The most surprising car of 2018 is the BMW X7. BMW are best known for small cars of an athletic type whereas this car is more of an SUV. It’s a huge monster of a car but is easy to handle thanks to responsive steering.

The most powerful Sedan of 2019 is the Dodge Charger, as with last year we rely on the Kelley Blue Book for our information. There is a wide range of models, colors and engines so you can take your pick on what is right for you. But the distinct trim is noticeable and thematically consistent.

The best-selling electric car of 2019 is another BMW model, the BMW5. It seems to be getting technology and prestige into a compact space. Added to this are driver aids and the Apple CarPlay smartphone. Wifi is included in the premium package. (This is also according to the Kelley Blue Book.)

For the best-selling hybrid, the winner this year is the Honda Insight. The style of the new Insight has gone from a hatchback to a more sedan look. The greatest selling point is its fuel economy, whether you are using electric or gas power. This car performed excellently on a special test track as well as on back roads, according Edmonds website. Sounds like interesting work to us, where do you sign up?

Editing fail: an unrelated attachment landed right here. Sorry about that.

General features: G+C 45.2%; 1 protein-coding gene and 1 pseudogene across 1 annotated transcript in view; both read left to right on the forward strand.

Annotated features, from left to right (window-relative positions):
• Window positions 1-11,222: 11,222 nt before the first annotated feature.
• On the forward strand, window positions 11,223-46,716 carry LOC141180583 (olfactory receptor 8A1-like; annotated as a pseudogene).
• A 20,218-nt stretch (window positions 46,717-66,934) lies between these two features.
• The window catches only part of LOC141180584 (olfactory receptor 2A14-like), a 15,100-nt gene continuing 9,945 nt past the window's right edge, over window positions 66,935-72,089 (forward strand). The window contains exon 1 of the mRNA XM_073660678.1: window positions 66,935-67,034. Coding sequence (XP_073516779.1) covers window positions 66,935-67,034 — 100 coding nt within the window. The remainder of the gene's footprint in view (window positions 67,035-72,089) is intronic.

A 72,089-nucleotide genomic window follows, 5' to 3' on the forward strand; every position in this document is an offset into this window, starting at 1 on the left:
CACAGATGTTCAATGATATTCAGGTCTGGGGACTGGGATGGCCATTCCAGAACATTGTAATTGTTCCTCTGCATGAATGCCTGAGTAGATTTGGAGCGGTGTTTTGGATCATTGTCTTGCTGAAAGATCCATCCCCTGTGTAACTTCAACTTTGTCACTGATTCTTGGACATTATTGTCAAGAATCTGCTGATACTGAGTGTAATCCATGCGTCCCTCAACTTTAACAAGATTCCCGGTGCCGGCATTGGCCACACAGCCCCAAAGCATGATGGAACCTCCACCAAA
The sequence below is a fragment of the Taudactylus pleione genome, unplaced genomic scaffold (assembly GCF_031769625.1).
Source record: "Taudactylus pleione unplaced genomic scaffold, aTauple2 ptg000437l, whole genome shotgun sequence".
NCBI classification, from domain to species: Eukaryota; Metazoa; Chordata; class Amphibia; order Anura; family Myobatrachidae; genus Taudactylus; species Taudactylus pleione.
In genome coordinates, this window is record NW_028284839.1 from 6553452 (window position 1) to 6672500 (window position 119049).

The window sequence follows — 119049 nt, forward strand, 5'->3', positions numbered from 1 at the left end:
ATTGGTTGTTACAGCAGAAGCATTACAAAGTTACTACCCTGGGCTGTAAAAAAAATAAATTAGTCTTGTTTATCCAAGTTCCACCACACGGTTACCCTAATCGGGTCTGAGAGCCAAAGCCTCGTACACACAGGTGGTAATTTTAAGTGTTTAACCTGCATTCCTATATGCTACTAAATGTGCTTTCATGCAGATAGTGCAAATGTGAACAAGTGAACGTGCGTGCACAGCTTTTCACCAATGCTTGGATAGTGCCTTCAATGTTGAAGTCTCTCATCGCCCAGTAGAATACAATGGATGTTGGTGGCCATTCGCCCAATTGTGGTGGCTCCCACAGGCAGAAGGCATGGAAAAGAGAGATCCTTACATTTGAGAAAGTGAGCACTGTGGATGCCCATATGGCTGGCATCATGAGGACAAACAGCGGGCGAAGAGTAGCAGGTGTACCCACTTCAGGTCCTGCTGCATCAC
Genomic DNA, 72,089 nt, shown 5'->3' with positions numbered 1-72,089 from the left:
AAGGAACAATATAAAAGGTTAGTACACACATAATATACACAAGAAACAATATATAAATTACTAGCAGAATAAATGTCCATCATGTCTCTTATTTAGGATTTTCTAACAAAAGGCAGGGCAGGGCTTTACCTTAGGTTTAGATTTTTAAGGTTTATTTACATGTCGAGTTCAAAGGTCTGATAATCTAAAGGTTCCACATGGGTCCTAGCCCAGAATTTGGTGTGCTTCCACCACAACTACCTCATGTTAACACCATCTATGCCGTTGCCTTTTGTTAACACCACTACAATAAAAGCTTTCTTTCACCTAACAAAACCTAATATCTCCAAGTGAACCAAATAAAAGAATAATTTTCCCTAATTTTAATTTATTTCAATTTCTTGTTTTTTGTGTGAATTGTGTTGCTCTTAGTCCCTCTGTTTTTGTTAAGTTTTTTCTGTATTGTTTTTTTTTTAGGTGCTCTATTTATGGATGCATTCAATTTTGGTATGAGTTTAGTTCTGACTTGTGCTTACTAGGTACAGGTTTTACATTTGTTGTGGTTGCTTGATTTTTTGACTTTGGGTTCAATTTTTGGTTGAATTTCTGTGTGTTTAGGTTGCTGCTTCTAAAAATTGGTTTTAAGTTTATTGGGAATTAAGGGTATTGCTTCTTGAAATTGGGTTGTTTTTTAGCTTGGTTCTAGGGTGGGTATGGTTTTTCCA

The special prize goes to Tax Rebates on Electric Vehicles, though it’s a bit of a wooden spoon. When in effect in the US it successfully pushed people into taking the leap to all electric. At the moment Tesla is the biggest winner of tax rebates, especially in India, where Tesla looks to be the number one supplier to one of the biggest markets and the country plans to be all-electric by 2030. China plans to have 9% of its cars electric thanks to fuel subsidies. A Cleaner Vehicle Grant began in the UK in April.

Once again, thanks for attending the awards.

Can the Solar Car Take Off?

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Credit Lightyear

Op-Ed by P. Wimsett

In a recent Wired article, the point was made that solar powered cars are a bit of a romantic fantasy. You can’t be rid of trips to the charger (or petrol pumps). There is just a limit to amount of energy you can get from the Sun.

The use of solar power roofs (such as those introduced by Hyandai, for instance) seem like an obvious idea, but for now it’s just this season’s fad? They can help the battery, but you don’t as yet get enough juice from the sun to power an electric car for as much use as an average driver needs.

Toyota is claiming 1.15 horsepower from their car-mounted panels, which is all very well and good, but when the amount needed is 122 horsepower…1.15 (less than 1%) feels like a drop in the ocean. The only alternative is to park your car in the son for a week or two between uses.

Sex Appeal